Whether you skip breakfast or simply prefer not to eat in the morning, drinking coffee on an empty stomach is common. You’ve probably heard it’s bad for your gut, but is it really?

The good news is that drinking coffee on an empty stomach isn’t inherently bad for you. Your stomach can usually adapt, but it might cause some discomfort, prompting a change in your routine.

“There are a lot of benefits associated with coffee consumption when it comes to the gastrointestinal tract,” said Dr. Sunana Sohi, a gastroenterologist in Louisville, Kentucky. “The drink gets vilified because of the caffeine it has and because it’s sugared up a lot now, but medicinally, it has been used for centuries.”

However, coffee interacts with stomach acid in several ways. Some people may experience issues like indigestion, which can be alleviated by avoiding caffeine or drinking coffee with food.

Coffee is an acidic drink. Additionally, caffeine stimulates the production of gastrin, a hormone responsible for gastric acid production, according to Dr. Supriya Rao, a gastroenterologist in Boston. Gastrin helps with digestion but also increases stomach acidity. Phenols in coffee also contribute to this acidity.

“Coffee has a pH level of about 5, while gastric acid has a pH of about 2, making the latter more acidic,” noted Dr. Rao. Our stomachs should be able to handle the acid from coffee, but it depends on the individual.

“Anything you eat causes the production of gastric acid, but coffee [produces] more of it,” Dr. Sohi explained. “If you feel bloated or have upper abdominal pain and nausea after drinking coffee on an empty stomach, you may be having issues with it.”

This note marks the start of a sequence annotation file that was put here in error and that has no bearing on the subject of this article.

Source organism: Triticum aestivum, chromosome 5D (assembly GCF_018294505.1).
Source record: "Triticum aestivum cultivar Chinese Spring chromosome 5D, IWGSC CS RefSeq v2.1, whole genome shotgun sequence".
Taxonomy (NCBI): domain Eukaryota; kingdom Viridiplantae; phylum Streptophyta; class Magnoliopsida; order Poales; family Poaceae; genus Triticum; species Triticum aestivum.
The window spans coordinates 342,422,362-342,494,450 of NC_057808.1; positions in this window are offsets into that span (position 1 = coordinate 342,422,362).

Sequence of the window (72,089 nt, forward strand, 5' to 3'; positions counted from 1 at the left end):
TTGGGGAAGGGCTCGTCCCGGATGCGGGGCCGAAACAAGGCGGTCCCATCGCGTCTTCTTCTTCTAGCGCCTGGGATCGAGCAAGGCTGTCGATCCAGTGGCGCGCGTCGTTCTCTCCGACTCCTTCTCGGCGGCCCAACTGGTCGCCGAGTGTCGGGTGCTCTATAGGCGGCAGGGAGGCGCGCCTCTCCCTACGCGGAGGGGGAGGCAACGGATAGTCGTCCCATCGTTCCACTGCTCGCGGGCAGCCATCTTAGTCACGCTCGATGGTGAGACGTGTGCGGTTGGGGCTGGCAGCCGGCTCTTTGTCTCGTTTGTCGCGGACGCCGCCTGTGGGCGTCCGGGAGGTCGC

Dr. Rao agreed, saying, “It’s not necessarily that too much acidity is a problem, because the stomach can handle it and has a lot of mucus to protect it. It’s more about your esophagus not being able to withstand that kind of acid damage. Coffee won’t cause ulcers, but it may make you uncomfortable.”

Studies, including one from the Library of Medicine, suggest coffee may relax the lower esophageal sphincter, allowing food to escape into the esophagus and cause heartburn.

In short: Drinking coffee on an empty stomach increases gastric acid production. This doesn’t cause problems for many people, but some may feel discomfort. If you’re in the latter group but love coffee, try drinking it with food.

“Food provides a buffer for the acid,” Dr. Rao explained, adding that food with coffee helps offset acidity levels by absorbing some of the fluid. She also suggested having coffee with milk or opting for a cappuccino over black coffee to reduce acidity.

“Some people can tolerate it on an empty stomach, but if it upsets yours, taking it with food can help,” Dr. Sohi agreed.

Do Different Beans Cause Different Reactions?

Decaffeinated coffee contains less caffeine, which is linked to lower gastric acid production. Choosing dark beans over light ones might help, as dark beans are less acidic due to the longer roasting process.

Cold brew is also a lower-acid option. Researchers at Thomas Jefferson University found that “cold brew coffees across all three roast temperatures were slightly less acidic than their hot brew counterparts.”

If coffee still bothers your stomach, consider switching to a different caffeinated drink like tea. “Green tea and black tea have a lot of benefits,” said Dr. Sohi. “They have less caffeine and are less acidic, so if your stomach is bothering you, consider them instead.”

This post originally appeared on Buzzfeed.

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